June 2014 News

June 2014 News

Fictional Animals

As soon as you step into the world of Radix, you notice the animals. Big and small, cute and creepy, a seasoned Radix traveler has seen it all. But what you may not think much about is how the Radix game designers decided what animals to put in the game. Some animals are quite realistic, like the teebeedee bird and the polka fish. But others, such as the plumebill or the spekkler, are not quite like anything you've seen before here on Earth. They may have certain characteristics in common with real world animals, but they are still very unique.

From a gameplay point of view, it's more interesting to explore a new world full of animals and plants you've never seen. It's exciting and exotic! But fictional species help accomplish our learning objectives as well. Radix encourages players to explore and explain this new world, and it's certainly more challenging to explain a world of creatures you've never seen before. These creatures are realistic enough that knowledge of the Radix ecosystems can certainly transfer to the real world. However, the only way to find out what traits and genetics these creatures have is to use your trait examiner tool on them and to try breeding them yourself. In addition, having a fresh new set of content means players are all starting on the same level. No one can bring prior knowledge of specific animal behaviors and use it as an advantage, which ensures that no external information is necessary. Everything players need to know they can discover within the game, and that's where both the fun and learning happen.

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Botanical Gardens


If Ysola had a botanical garden, it would look something like this! With plants from all the biomes growing together in one place you can see the rich array of vegetation that grows across the island. Bright grassland feltspittles, slimy forest jelly hats, and curly swampy helix weed. Each plant has unique traits and attributes to explore in the world. Use your measure tool to compare the heights of different plants. Use the trait examiner to collect color data on the shades of mushroom colors and use statistics to describe that distribution. Play through quests to discover medicinal uses and nutritional properties of the plants too.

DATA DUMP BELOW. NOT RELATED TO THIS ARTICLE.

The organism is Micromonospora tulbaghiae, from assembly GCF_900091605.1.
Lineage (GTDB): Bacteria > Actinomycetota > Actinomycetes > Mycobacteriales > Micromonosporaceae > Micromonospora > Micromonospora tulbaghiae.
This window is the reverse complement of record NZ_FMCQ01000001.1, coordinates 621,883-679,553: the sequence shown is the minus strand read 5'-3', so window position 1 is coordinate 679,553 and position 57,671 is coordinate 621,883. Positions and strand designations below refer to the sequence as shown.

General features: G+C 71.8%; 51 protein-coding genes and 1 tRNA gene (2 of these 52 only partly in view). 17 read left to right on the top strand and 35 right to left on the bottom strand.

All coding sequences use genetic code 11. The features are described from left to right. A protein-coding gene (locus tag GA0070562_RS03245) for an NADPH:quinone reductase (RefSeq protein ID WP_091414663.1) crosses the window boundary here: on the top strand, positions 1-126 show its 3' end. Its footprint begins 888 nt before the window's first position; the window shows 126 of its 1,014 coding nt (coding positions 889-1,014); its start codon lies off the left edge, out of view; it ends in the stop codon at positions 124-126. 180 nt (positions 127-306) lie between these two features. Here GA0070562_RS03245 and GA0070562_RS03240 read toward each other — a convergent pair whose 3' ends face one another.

At first glance it may seem that the plants in Radix are just decorative, or there to set the scene. But once you explore them further you will see what an integral part of the game and the Ysolian culture they really are. This is not by accident and it's not just for fun. By giving them measurable properties, genetic traits, and narrative value, the plants enable players to make a lot of discoveries on their own, in the domains of both math and biology. Players looking at leaf stickiness for one quest might also discover the fascinating recessive color pattern they have. This encourages inquiry and motivates players to keep exploring, which are important design goals for the Radix game.

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Birds of Ysola

No one has yet published a Field Guide to Ysolian Birds, but here are a few avian species to get you started. The bright orange teebeedee birds are known for their unique call of "teebeedee! teebeedee! tee tee teebeedee!". The crested fen has a deep beak for storing small fish and grubs that it may want to snack on later. And the blackburns, while often considered urban pests, have fabulous colors and patterns that can be traced back thousands of years. Keep an eye (and ear) out for these species on your next birdwatching trip!

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The Radix Endeavor is an educational MMO game in development at The MIT Education Arcade, funded by the Bill and Melinda Gates Foundation.

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